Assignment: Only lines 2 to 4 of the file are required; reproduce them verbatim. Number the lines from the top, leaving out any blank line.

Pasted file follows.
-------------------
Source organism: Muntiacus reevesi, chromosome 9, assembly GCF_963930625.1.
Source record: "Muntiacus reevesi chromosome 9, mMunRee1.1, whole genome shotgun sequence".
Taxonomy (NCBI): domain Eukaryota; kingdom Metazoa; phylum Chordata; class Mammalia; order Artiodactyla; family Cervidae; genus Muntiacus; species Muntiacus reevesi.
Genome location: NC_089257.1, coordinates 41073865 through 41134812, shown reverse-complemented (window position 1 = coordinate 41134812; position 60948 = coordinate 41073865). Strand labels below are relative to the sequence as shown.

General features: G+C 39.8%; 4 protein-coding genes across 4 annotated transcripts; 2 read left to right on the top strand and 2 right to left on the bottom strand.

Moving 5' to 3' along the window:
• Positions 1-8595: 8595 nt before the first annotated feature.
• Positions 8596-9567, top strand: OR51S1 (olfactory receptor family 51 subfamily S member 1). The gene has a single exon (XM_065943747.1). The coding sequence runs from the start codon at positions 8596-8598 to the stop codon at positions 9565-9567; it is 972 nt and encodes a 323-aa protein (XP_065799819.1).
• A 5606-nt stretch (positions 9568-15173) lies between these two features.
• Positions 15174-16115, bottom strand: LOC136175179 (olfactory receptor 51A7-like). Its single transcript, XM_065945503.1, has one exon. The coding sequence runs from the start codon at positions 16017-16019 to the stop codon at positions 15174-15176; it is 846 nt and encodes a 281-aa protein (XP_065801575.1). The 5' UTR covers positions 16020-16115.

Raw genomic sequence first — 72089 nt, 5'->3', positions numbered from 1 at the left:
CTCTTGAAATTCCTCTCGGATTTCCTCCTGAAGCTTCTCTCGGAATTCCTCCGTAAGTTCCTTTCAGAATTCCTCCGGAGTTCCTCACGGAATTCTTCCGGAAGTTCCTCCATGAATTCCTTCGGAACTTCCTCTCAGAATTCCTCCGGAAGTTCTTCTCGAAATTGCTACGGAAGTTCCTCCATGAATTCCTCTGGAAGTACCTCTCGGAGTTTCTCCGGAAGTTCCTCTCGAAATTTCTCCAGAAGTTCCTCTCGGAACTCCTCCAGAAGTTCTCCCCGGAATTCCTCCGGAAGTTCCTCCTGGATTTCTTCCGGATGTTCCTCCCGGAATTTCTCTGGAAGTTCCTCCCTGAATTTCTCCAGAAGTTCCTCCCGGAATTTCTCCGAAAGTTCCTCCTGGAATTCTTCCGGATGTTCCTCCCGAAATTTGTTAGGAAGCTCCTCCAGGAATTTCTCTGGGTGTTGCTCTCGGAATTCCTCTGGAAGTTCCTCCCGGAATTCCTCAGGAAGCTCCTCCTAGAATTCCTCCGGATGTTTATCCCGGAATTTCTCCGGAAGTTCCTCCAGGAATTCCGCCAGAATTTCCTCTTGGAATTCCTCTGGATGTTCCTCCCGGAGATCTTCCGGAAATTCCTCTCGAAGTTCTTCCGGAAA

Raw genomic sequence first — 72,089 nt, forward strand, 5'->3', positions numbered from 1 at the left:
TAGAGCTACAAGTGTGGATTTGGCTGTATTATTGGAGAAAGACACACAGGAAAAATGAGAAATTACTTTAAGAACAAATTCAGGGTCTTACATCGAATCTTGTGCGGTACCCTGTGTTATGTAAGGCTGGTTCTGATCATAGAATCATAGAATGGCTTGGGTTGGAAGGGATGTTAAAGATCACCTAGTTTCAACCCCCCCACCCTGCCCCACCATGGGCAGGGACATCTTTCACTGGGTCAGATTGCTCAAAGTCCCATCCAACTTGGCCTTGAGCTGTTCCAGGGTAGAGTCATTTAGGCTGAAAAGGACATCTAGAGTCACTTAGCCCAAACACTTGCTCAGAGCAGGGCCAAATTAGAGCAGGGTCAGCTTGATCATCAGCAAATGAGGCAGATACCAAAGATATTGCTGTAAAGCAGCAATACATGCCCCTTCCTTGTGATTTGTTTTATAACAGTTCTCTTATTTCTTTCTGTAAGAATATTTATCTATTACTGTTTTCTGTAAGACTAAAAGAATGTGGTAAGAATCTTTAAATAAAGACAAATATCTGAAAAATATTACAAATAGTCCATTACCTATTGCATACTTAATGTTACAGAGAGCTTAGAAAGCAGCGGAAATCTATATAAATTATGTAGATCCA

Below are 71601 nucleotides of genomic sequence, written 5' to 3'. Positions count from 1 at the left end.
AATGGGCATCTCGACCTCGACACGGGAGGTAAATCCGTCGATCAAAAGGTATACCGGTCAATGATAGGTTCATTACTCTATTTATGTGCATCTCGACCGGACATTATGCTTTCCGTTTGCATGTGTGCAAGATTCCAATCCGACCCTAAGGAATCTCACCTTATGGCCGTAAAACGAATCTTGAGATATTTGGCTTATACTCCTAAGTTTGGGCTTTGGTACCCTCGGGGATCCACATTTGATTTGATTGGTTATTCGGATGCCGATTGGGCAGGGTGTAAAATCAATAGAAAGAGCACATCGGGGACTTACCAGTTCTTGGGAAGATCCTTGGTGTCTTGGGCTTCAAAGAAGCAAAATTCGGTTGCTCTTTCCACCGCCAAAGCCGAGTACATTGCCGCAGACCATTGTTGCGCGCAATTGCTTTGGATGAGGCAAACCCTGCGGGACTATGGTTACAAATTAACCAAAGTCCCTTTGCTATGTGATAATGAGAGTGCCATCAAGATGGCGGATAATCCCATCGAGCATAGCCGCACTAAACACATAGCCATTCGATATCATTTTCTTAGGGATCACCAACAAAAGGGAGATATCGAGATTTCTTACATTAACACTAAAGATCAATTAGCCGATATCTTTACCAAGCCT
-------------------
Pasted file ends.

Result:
Source record: "Muntiacus reevesi chromosome 9, mMunRee1.1, whole genome shotgun sequence".
Taxonomy (NCBI): domain Eukaryota; kingdom Metazoa; phylum Chordata; class Mammalia; order Artiodactyla; family Cervidae; genus Muntiacus; species Muntiacus reevesi.
Genome location: NC_089257.1, coordinates 41073865 through 41134812, shown reverse-complemented (window position 1 = coordinate 41134812; position 60948 = coordinate 41073865). Strand labels below are relative to the sequence as shown.